5 comments

  1. And I wonder whether the Economist article on the quality of science is well researched itself.

    It mentions the Science study, that send out fake erroneous manuscripts to scientific journals. It claims that half of the journals accepted the paper, but without mentioning that a large part of the manuscripts were send to a list of journals known to be bad. That has quite an influence on the number.

    It mentions the recent spread-sheet problem in economics. “He tried to replicate results on growth and austerity by two economists, Carmen Reinhart and Kenneth Rogoff, and found that their paper contained various errors, including one in the use of a spreadsheet.” For balance one would expect that the article mentions that the result were only quantitatively wrong, but, as far as I know, not qualitatively.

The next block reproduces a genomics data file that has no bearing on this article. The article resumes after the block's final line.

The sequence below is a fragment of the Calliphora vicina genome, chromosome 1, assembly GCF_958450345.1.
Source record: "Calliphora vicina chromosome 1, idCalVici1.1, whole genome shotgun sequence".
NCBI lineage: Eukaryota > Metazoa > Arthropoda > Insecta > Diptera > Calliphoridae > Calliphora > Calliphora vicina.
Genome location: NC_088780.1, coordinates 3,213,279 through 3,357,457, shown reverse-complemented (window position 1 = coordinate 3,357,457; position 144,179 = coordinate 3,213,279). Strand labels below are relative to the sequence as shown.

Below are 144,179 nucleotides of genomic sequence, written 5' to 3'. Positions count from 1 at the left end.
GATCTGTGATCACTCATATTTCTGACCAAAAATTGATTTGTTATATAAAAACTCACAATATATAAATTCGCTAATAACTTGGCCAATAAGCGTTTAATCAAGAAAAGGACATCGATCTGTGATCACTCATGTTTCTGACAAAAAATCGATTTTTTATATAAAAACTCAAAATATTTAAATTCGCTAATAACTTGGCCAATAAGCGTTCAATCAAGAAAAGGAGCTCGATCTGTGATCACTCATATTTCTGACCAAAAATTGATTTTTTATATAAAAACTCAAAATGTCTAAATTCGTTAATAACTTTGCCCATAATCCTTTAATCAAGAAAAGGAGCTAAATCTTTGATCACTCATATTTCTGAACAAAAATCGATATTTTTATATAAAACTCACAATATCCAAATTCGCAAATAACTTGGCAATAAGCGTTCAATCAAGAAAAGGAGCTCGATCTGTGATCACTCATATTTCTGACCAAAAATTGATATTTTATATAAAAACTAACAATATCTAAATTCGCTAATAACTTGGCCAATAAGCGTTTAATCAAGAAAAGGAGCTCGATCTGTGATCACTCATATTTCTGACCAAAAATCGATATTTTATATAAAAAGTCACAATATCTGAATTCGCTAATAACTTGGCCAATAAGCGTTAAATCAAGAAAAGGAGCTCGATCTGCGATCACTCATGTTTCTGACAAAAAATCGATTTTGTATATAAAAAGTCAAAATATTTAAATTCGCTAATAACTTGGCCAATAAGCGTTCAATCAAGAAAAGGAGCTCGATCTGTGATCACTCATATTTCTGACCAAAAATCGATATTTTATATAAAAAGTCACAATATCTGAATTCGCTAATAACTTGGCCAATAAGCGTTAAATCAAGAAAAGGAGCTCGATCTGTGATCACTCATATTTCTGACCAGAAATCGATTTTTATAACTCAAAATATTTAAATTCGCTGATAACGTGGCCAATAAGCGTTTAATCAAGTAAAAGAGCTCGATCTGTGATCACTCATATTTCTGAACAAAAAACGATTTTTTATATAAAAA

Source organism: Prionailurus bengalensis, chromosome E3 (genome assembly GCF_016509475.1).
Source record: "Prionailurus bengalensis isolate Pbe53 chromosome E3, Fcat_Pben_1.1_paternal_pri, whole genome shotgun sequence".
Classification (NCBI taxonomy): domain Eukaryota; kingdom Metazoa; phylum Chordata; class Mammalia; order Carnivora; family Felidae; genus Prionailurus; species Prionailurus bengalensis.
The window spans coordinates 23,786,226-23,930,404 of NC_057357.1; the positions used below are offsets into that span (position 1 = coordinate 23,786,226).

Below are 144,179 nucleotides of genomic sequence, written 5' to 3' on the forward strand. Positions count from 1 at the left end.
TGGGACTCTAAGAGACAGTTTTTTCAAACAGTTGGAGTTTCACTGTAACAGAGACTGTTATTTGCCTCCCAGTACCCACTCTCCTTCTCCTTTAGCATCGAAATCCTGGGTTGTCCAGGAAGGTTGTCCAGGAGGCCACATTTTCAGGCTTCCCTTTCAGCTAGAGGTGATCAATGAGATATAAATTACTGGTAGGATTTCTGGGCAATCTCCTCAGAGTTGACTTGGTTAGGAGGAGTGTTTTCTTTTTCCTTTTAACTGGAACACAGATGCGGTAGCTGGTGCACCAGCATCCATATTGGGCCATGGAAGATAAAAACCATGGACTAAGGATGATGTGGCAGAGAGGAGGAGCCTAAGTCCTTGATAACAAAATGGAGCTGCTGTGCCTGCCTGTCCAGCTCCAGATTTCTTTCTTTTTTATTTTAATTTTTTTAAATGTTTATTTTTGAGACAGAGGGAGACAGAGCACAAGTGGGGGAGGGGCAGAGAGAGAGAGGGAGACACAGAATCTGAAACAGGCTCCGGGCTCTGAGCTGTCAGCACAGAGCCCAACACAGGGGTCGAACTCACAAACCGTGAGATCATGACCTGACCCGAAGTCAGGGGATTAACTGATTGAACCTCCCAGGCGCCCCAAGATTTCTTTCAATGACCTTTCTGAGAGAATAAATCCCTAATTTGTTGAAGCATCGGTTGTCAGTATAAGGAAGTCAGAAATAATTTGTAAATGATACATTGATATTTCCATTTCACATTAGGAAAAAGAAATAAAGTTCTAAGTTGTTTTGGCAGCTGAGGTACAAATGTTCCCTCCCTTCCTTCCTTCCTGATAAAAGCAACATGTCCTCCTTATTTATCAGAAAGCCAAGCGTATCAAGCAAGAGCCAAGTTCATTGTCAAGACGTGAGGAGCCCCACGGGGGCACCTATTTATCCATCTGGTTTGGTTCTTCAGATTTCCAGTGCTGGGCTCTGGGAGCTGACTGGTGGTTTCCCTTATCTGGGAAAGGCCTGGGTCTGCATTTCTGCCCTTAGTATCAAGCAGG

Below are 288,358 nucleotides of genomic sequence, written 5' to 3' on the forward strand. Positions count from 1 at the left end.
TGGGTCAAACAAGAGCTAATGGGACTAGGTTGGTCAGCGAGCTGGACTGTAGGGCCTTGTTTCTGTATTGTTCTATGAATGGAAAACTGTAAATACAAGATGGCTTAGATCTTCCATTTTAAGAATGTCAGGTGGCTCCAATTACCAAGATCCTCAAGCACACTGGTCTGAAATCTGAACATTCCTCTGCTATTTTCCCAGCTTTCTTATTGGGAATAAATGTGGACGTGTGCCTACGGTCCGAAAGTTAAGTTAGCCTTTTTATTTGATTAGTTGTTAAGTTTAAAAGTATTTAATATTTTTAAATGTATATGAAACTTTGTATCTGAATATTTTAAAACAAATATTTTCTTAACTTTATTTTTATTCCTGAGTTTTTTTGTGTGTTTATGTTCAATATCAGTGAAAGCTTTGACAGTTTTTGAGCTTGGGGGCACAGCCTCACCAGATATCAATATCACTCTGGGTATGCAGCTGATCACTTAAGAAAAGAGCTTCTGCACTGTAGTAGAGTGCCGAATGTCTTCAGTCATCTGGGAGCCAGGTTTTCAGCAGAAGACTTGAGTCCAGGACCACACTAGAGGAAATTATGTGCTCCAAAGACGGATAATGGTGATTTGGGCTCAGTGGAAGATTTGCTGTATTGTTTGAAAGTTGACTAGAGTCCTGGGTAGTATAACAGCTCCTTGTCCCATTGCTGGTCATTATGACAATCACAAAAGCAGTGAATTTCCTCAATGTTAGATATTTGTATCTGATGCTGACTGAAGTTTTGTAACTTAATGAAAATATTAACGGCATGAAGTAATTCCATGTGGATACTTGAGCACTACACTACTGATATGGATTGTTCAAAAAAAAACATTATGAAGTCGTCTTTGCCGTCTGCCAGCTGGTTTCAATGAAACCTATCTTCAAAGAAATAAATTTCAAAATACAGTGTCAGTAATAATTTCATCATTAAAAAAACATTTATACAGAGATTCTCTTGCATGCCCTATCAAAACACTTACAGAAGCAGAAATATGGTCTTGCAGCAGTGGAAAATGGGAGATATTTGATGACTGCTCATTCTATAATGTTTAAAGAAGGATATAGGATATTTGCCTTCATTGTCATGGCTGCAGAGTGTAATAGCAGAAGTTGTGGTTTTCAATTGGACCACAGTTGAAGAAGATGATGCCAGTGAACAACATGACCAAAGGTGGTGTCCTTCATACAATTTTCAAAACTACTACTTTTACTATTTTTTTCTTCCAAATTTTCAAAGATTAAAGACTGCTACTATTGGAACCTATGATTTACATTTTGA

And their calculation example with the number of false positives does not convince me. Yes, scientists would like to find relationships that are “unlikely”, much less likely even as just 10%, but you find these theories not by random testing, but guided by theory. Purely empirical shotgun research is very unproductive.

    When I see three problems, even if they are not that big, I wonder how many others there are. I would not let this article pass review. 🙂

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